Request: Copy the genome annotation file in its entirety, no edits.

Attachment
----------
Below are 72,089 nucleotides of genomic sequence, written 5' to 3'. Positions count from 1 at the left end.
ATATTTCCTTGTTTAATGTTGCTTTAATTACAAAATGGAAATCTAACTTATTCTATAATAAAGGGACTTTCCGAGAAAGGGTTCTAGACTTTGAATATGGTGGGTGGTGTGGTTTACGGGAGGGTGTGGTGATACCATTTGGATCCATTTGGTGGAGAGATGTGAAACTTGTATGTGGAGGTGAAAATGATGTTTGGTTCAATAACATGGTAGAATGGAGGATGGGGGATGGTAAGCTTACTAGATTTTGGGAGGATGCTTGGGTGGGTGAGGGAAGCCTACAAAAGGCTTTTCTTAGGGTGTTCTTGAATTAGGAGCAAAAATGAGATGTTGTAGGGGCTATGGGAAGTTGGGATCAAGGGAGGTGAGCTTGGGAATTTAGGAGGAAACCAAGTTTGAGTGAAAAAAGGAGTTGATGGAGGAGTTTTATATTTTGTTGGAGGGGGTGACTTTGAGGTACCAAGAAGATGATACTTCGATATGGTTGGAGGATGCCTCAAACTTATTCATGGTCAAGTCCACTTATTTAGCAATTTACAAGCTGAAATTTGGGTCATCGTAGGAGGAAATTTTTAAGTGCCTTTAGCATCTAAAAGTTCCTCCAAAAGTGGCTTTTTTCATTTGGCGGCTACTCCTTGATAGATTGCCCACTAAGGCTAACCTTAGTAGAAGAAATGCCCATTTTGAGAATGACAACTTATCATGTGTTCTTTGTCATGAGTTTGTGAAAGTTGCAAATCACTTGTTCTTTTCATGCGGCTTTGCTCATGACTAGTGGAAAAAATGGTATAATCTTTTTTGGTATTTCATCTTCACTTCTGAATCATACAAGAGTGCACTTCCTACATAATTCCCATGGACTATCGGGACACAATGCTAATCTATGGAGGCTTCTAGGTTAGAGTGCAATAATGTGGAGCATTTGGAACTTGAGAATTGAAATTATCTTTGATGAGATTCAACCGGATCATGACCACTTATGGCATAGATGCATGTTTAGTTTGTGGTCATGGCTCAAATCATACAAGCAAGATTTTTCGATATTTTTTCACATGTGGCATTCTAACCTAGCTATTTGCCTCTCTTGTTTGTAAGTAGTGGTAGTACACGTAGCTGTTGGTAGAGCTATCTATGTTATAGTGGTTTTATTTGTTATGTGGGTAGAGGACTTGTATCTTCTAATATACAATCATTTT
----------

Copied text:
Below are 72,089 nucleotides of genomic sequence, written 5' to 3'. Positions count from 1 at the left end.
ATATTTCCTTGTTTAATGTTGCTTTAATTACAAAATGGAAATCTAACTTATTCTATAATAAAGGGACTTTCCGAGAAAGGGTTCTAGACTTTGAATATGGTGGGTGGTGTGGTTTACGGGAGGGTGTGGTGATACCATTTGGATCCATTTGGTGGAGAGATGTGAAACTTGTATGTGGAGGTGAAAATGATGTTTGGTTCAATAACATGGTAGAATGGAGGATGGGGGATGGTAAGCTTACTAGATTTTGGGAGGATGCTTGGGTGGGTGAGGGAAGCCTACAAAAGGCTTTTCTTAGGGTGTTCTTGAATTAGGAGCAAAAATGAGATGTTGTAGGGGCTATGGGAAGTTGGGATCAAGGGAGGTGAGCTTGGGAATTTAGGAGGAAACCAAGTTTGAGTGAAAAAAGGAGTTGATGGAGGAGTTTTATATTTTGTTGGAGGGGGTGACTTTGAGGTACCAAGAAGATGATACTTCGATATGGTTGGAGGATGCCTCAAACTTATTCATGGTCAAGTCCACTTATTTAGCAATTTACAAGCTGAAATTTGGGTCATCGTAGGAGGAAATTTTTAAGTGCCTTTAGCATCTAAAAGTTCCTCCAAAAGTGGCTTTTTTCATTTGGCGGCTACTCCTTGATAGATTGCCCACTAAGGCTAACCTTAGTAGAAGAAATGCCCATTTTGAGAATGACAACTTATCATGTGTTCTTTGTCATGAGTTTGTGAAAGTTGCAAATCACTTGTTCTTTTCATGCGGCTTTGCTCATGACTAGTGGAAAAAATGGTATAATCTTTTTTGGTATTTCATCTTCACTTCTGAATCATACAAGAGTGCACTTCCTACATAATTCCCATGGACTATCGGGACACAATGCTAATCTATGGAGGCTTCTAGGTTAGAGTGCAATAATGTGGAGCATTTGGAACTTGAGAATTGAAATTATCTTTGATGAGATTCAACCGGATCATGACCACTTATGGCATAGATGCATGTTTAGTTTGTGGTCATGGCTCAAATCATACAAGCAAGATTTTTCGATATTTTTTCACATGTGGCATTCTAACCTAGCTATTTGCCTCTCTTGTTTGTAAGTAGTGGTAGTACACGTAGCTGTTGGTAGAGCTATCTATGTTATAGTGGTTTTATTTGTTATGTGGGTAGAGGACTTGTATCTTCTAATATACAATCATTTT